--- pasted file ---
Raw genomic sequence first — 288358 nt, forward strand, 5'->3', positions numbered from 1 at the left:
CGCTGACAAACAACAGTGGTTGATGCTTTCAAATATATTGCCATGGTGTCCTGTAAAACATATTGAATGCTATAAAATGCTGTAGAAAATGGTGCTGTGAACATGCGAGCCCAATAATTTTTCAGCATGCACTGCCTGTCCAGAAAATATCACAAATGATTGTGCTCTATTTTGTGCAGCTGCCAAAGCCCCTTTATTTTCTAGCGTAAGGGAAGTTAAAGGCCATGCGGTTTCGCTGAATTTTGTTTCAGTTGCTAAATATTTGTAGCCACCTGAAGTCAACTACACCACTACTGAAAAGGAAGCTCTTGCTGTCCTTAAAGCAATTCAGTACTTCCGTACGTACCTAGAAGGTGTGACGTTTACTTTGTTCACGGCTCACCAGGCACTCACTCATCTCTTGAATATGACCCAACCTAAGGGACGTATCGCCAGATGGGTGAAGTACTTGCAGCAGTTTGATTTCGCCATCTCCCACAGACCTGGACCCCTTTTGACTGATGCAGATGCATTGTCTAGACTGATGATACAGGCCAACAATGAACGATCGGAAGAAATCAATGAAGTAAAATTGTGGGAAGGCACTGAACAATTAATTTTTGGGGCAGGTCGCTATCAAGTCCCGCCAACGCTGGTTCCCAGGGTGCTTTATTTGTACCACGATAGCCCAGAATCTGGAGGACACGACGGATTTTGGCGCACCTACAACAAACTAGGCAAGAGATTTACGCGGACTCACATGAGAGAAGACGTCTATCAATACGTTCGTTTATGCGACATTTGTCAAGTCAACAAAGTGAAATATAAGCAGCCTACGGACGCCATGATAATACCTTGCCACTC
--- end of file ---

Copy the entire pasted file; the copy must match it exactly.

Raw genomic sequence first — 288358 nt, forward strand, 5'->3', positions numbered from 1 at the left:
CGCTGACAAACAACAGTGGTTGATGCTTTCAAATATATTGCCATGGTGTCCTGTAAAACATATTGAATGCTATAAAATGCTGTAGAAAATGGTGCTGTGAACATGCGAGCCCAATAATTTTTCAGCATGCACTGCCTGTCCAGAAAATATCACAAATGATTGTGCTCTATTTTGTGCAGCTGCCAAAGCCCCTTTATTTTCTAGCGTAAGGGAAGTTAAAGGCCATGCGGTTTCGCTGAATTTTGTTTCAGTTGCTAAATATTTGTAGCCACCTGAAGTCAACTACACCACTACTGAAAAGGAAGCTCTTGCTGTCCTTAAAGCAATTCAGTACTTCCGTACGTACCTAGAAGGTGTGACGTTTACTTTGTTCACGGCTCACCAGGCACTCACTCATCTCTTGAATATGACCCAACCTAAGGGACGTATCGCCAGATGGGTGAAGTACTTGCAGCAGTTTGATTTCGCCATCTCCCACAGACCTGGACCCCTTTTGACTGATGCAGATGCATTGTCTAGACTGATGATACAGGCCAACAATGAACGATCGGAAGAAATCAATGAAGTAAAATTGTGGGAAGGCACTGAACAATTAATTTTTGGGGCAGGTCGCTATCAAGTCCCGCCAACGCTGGTTCCCAGGGTGCTTTATTTGTACCACGATAGCCCAGAATCTGGAGGACACGACGGATTTTGGCGCACCTACAACAAACTAGGCAAGAGATTTACGCGGACTCACATGAGAGAAGACGTCTATCAATACGTTCGTTTATGCGACATTTGTCAAGTCAACAAAGTGAAATATAAGCAGCCTACGGACGCCATGATAATACCTTGCCACTC